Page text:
HIGHER taxes look “here to stay” and won’t drop back to pre-Covid levels for DECADES, top economists warned today.

The bleak message from the Institute for Fiscal Studies came as Jeremy Hunt this morning said Brits are in for a “challenging” two years.

Yesterday the Chancellor delivered his gloomy Autumn Statement, confirming £54bn of spending cuts and tax rises.

The grim measures were introduced to fill a £50bn black hole in the public purse.

Mr Hunt's brutal financial plan left Britain with its biggest tax burden since World War Two, as millions of workers were hit by a £24.7billion raid.

The overall tax take will reach a staggering £1trillion by the end of this year.


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Laying bare the strain saddled onto ordinary Brits the IFS' chief Paul Johnson said: "Middle England is in for a shock."

He said: "I would be most surprised if the tax burden gets back down to its long term pre Covid average at any time in the coming decades. Higher taxes look to be here to stay."

In record-breaking bleak news, the Office for Budget Responsibility warned disposable household income per person is expected to fall more than seven per cent over the next two years.

The drop will drag income down to 2013 levels.

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But the Chancellor delayed £30bn of painful spending cuts until after the next election — with a surprise increase in the NHS and education budgets.

With the OBR now warning the country is officially in recession, the Chancellor increased spending by an extra £9billion until 2025.

In a major win for OAPs, pensions will rise in line with inflation next year.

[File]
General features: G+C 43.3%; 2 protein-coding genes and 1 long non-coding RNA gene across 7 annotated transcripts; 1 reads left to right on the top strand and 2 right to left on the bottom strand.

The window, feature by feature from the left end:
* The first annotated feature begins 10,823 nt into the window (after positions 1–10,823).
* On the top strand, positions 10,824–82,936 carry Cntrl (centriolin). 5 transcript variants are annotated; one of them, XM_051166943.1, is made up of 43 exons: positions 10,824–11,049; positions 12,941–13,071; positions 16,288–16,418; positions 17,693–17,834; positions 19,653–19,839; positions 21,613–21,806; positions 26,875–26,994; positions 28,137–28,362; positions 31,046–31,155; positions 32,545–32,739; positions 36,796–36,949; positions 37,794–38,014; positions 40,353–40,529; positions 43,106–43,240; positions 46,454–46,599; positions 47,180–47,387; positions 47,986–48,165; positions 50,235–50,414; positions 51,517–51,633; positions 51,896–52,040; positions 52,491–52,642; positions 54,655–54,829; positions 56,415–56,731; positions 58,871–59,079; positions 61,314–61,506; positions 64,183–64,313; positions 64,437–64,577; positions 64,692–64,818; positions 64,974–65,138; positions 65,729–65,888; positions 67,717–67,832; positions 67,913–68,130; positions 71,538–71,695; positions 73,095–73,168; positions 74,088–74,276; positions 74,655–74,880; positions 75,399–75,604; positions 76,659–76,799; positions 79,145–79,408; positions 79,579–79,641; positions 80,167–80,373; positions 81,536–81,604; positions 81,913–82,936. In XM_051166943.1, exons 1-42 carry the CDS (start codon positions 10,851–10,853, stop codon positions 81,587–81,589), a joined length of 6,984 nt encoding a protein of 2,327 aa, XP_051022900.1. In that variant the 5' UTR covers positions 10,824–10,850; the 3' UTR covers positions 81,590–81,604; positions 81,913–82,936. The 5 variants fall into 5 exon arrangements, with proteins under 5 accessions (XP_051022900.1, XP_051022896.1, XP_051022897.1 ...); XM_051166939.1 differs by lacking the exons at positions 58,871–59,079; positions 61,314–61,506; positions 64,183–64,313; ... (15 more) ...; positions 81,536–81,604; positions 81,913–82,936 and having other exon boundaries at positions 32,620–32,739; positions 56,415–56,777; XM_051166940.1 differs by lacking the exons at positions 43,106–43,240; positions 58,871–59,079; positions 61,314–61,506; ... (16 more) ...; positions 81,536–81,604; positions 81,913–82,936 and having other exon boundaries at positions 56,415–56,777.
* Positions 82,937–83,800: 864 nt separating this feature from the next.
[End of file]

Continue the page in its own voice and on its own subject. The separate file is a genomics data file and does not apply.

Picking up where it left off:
Benefits will also be hiked by 10.1 per cent – last month’s inflation rate – while up to £1,350 will be handed out to the poorest households struggling with the cost of living.

This morning the Chancellor told Sky News his Autumn Statement will help get the economy "on an even keel".

But he added: "Over the next two years it is going to be challenging. I think people want a government that is taking difficult decisions, has a plan that will bring down inflation, stop those big rises in the cost of energy bills and the weekly shop, and at the same time is taking measures to get through this difficult period."

Today money saving expert Martin Lewis warned that it's middle Britain who will feel the biggest squeeze following the Autumn Statement.

He told LBC: "I was relatively relieved that we saw the uplifting of those who are the poorest in society.

"It's people in the middle who are really going to feel the squeeze.""

IFS Director Paul Johnson similarly warned: “This will hit everyone. But perhaps it will be those on middling sorts of incomes who feel the biggest hit.

“They won’t benefit from the targeted support to those on means-tested benefits. Their wages are falling and their taxes are rising. Middle England is set for a shock."

Mr Johnson said a series of "economic own goals" are partly to blame for the dire position middle-earners are now in.

Government missteps, notably including Liz Truss' disastrous mini budget, blasted the economy into a downwards spiral.

But previous years of massive public spending and an ageing population haven't helped either.

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Mr Johnson warned: "The truth is we just got a lot poorer. We are in for a long, hard, unpleasant journey; a journey that has been made more arduous that it might have been by a series of economic own goals.

"Mr Hunt appears to have recognised this. After years of cakeism, his colleagues, the opposition, and we the voters need to take that fact on board too."

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